Native American language use has been declining for more than a century.
However, tribes across Indian Country are fighting to revitalize their native languages with immersion schools and other language education programs, according to the U.S. Senate Committee on Indian Affairs.
On June 18, the committee held a hearing on two bills that support Native American language education and development – the Native Language Immersion Student Achievement Act and the Native American Languages Reauthorization Act. The bills were introduced and co-sponsored by committee Chairman Sen. John Tester (D-Montana) to help preserve the vibrant culture and community of Native American communities.
“The history of Native languages in this country is one of great tragedy and great triumph,” Tester said in a news release issued by the committee. “Through decades of failed federal policy, Native languages have been pushed to the brink of extinction. Yet many survive and in fact thrive, thanks to the tireless work of Native educators and others.”
Tribal leaders testifying before the committee including Thomas Shortbull, President of the Oglala Lakota College; Clarena M. Brockie, Dean of Students at the Aaniih Nakada College and Chairman Ed Delgao of the Oneida Tribe of Indians of Wisconsin, supported both bills, which also have bipartisan support.
Shortbull testified that several years ago college administrators began to notice a troubling trend: every year, fewer and fewer of students entering there were fluent in – or could even speak – the Lakota language.
“Even more troubling, we conducted our own survey within our local communities and learned that while 70-80 percent of our elders could speak Lakota, only about 5 percent of our tribe’s 4- to 6-year-olds could speak the language,” he said.
Brockie testified that most native languages are spoken by only a handful of elders and are in serious danger of disappearing.
“In fact, all but 15 or 20 of our native languages are spoken only by adults who are not teaching their younger generations the language,” Brockie said. “This terrible legacy is made even worse when you consider that once a language becomes extinct, it takes with it much of the history, philosophy, ceremonies, culture, and environmental and scientific knowledge of the people who spoke it.”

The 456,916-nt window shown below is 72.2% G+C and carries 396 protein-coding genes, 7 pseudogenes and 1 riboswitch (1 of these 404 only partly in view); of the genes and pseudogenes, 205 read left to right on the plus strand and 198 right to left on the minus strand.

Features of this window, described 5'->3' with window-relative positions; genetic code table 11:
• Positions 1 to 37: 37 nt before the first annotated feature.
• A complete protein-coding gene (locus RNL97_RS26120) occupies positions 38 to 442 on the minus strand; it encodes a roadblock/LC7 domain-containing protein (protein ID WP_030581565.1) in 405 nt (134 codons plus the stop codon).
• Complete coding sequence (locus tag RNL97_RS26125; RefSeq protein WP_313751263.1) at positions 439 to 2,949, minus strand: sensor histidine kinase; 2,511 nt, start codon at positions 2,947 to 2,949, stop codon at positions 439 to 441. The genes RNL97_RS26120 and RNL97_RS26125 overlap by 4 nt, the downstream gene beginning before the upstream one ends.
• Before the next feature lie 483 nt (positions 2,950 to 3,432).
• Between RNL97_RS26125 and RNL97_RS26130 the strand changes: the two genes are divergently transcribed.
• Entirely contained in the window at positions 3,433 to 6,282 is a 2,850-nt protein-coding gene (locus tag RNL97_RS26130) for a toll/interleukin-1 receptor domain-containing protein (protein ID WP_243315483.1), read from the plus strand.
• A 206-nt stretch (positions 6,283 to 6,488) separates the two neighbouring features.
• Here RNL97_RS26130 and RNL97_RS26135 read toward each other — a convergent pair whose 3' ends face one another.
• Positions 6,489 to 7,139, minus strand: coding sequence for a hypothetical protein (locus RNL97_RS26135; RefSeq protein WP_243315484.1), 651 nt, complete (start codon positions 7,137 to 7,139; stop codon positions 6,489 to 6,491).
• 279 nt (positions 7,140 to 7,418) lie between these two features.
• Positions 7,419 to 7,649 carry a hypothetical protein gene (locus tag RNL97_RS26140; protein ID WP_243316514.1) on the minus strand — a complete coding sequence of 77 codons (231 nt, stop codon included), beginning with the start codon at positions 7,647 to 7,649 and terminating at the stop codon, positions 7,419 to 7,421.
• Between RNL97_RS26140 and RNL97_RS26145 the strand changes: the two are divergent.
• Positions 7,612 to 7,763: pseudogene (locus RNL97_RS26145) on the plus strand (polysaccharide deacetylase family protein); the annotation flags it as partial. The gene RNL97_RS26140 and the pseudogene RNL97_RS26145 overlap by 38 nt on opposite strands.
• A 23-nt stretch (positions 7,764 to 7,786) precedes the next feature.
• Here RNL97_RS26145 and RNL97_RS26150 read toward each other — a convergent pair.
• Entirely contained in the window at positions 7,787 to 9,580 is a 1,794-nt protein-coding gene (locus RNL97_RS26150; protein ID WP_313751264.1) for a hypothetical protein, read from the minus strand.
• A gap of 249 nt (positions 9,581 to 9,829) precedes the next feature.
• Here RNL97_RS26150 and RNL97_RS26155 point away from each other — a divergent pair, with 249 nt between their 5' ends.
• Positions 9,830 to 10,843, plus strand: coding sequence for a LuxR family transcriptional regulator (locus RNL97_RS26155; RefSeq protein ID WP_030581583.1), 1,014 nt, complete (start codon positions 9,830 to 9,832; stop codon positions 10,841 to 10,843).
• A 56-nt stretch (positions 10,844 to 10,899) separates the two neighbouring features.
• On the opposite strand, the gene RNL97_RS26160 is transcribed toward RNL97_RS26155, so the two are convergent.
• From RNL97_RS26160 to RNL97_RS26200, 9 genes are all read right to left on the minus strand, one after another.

Delago said their long-term commitment to language revitalization reflects their belief that the Oneida language is a key component of their cultural identity.
“We believe language is medicine, and when we use kanukwatsliyo, the good medicine of our language, we will begin to heal our students and community,” Delago said.
The committee noted that currently there are more than 65 native language immersion programs that teach students exclusively in their tribe’s native language, but only 375,000 Native language speakers remain in the U.S.
The Native Language Immersion Student Achievement Act would amend the Elementary and Secondary Education Act of 1965 to authorize the Secretary of Education to award grants to schools and private or tribal nonprofit organizations to develop and maintain, or improve and expand, programs that support the use of Native American languages as their primary language of instruction.
The Native American Languages Reauthorization Act of 2014 would reauthorize the Native American languages grant program from 2015 through 2019 – to support and strengthen Native American language immersion programs.
Running Strong for American Indian Youth® helps Indian nations preserve their traditional languages and cultures for future generations. We support initiatives to preserve knowledge passed down from a disappearing generation of elders and to teach this knowledge to the next generation of American Indian youth through programs such as the Euchee (Yuchi) Language Project in Sapulpa, Oklahoma.